Finally, on page two of plaintiff's amended complaint, plaintiff states his "civil rights were violated by the procedure... by magistrate judge... announcing a blood draw was to be drawn by the county jail medical facility." (Id.) Plaintiff then avers his constitutional rights were violated by "late process," and appears to contend the "testing" was not done on time or may not have been done at all. This claim is too vague to determine whether plaintiff can state a cognizable civil rights claim.
The court finds the allegations in plaintiff's amended complaint so vague and conclusory that it is unable to determine whether the current action is frivolous or fails to state a claim for relief. The court has determined that the amended complaint does not contain a short and plain statement as required by Federal Rule of Civil Procedure 8(a)(2). Although the Federal Rules adopt a flexible pleading policy, a complaint must give fair notice and state the elements of the claim plainly and succinctly. Jones v. Cmty Redev. Agency, 733 F.2d 646, 649 (9th Cir. 1984). Plaintiff must allege with at least some degree of particularity overt acts which defendants engaged in that support plaintiffs claim. Id. Because plaintiff has failed to comply with the requirements of Fed. R. Civ. P. 8(a)(2), the amended complaint must be dismissed. The court will, however, grant leave to file a second amended complaint.
If plaintiff chooses to amend the complaint, plaintiff must demonstrate how the conditions about which he complains resulted in a deprivation of plaintiff's constitutional rights. Rizzo v. Goode, 423 U.S. 362, 371 (1976). Also, the second amended complaint must name a defendant and allege in specific terms how each named defendant is involved. Id. There can be no liability under 42 U.S.C. § 1983 unless there is some affirmative link or connection between a defendant's actions and the claimed deprivation. Id.; May v. Enomoto, 633 F.2d 164, 167 (9th Cir. 1980); Johnson v. Duffy, 588 F.2d 740, 743 (9th Cir. 1978). Furthermore, vague and conclusory allegations of official participation in civil rights violations are not sufficient. Ivey v. Board of Regents, 673 F.2d 266, 268 (9th Cir. 1982).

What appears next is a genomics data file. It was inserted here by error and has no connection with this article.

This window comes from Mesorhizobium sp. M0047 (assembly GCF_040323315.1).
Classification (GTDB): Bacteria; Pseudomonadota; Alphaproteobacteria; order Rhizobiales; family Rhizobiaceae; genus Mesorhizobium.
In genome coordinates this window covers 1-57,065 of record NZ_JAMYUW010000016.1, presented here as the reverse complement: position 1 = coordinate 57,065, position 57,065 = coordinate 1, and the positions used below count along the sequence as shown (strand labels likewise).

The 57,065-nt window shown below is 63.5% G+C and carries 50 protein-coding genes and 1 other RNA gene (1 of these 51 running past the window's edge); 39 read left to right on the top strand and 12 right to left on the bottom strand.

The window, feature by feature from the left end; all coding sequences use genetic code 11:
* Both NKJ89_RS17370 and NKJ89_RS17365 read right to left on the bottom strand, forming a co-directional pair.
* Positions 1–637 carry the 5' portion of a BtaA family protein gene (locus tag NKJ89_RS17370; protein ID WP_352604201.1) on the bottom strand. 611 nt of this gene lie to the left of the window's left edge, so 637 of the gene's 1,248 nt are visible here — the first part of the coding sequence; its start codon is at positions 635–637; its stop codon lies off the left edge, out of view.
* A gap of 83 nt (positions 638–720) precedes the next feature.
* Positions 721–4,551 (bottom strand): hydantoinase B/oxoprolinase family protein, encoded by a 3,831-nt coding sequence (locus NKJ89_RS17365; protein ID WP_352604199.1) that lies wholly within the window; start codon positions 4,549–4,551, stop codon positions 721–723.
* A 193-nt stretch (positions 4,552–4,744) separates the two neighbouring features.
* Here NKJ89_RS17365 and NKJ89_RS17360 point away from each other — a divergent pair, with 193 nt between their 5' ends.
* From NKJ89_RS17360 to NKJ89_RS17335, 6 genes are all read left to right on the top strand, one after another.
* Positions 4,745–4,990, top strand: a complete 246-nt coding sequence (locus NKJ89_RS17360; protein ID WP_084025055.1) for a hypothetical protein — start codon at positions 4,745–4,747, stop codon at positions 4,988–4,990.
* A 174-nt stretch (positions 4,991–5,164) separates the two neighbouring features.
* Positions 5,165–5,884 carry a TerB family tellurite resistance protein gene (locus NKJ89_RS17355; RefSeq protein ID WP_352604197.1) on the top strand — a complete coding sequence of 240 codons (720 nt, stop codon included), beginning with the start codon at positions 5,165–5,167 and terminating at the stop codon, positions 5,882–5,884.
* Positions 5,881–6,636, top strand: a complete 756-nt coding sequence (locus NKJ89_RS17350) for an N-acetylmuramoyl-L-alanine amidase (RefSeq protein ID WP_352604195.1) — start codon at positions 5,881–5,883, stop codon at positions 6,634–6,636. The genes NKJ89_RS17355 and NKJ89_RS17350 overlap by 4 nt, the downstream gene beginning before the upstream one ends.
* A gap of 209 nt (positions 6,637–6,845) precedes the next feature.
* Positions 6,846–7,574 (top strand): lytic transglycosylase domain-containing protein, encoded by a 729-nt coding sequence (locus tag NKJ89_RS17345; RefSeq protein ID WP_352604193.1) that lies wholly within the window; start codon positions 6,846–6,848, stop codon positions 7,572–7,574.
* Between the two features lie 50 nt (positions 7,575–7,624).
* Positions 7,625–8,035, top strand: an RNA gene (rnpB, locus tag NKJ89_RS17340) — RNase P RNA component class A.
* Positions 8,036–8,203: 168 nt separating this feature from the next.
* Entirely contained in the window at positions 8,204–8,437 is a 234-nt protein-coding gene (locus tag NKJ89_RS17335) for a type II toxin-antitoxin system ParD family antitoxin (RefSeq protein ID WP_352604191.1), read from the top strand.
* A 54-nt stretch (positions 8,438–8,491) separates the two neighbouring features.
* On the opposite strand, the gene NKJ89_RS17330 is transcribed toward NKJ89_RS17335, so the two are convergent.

In addition, plaintiff is hereby informed that the court cannot refer to a prior pleading in order to make plaintiff's second amended complaint complete. Local Rule 220 requires that a second amended complaint be complete in itself without reference to any prior pleading. This requirement exists because, as a general rule, an amended complaint supersedes the original complaint. See Loux v. Rhay, 375 F.2d 55, 57 (9th Cir. 1967). Once plaintiff files a second amended complaint, the original pleading no longer serves any function in the case. Therefore, in a second amended complaint, as in an original complaint, each claim and the involvement of each defendant must be sufficiently alleged.
In accordance with the above, IT IS HEREBY ORDERED that:
1. Plaintiff's amended complaint is dismissed.
2. Within thirty days from the date of this order, plaintiff shall complete the attached Notice of Amendment and submit the following documents to the court:
a. The completed Notice of Amendment; and
b. An original and one copy of the Second Amended Complaint. Plaintiff's second amended complaint shall comply with the requirements of the Civil Rights Act, the Federal Rules of Civil Procedure, and the Local Rules of Practice. The second amended complaint must also bear the docket number assigned to this case and must be labeled "Second Amended Complaint." Failure to file a second amended complaint in accordance with this order may result in the dismissal of this action.
NOTICE OF AMENDMENT
Plaintiff hereby submits the following document in compliance with the court's order filed
Second Amended Complaint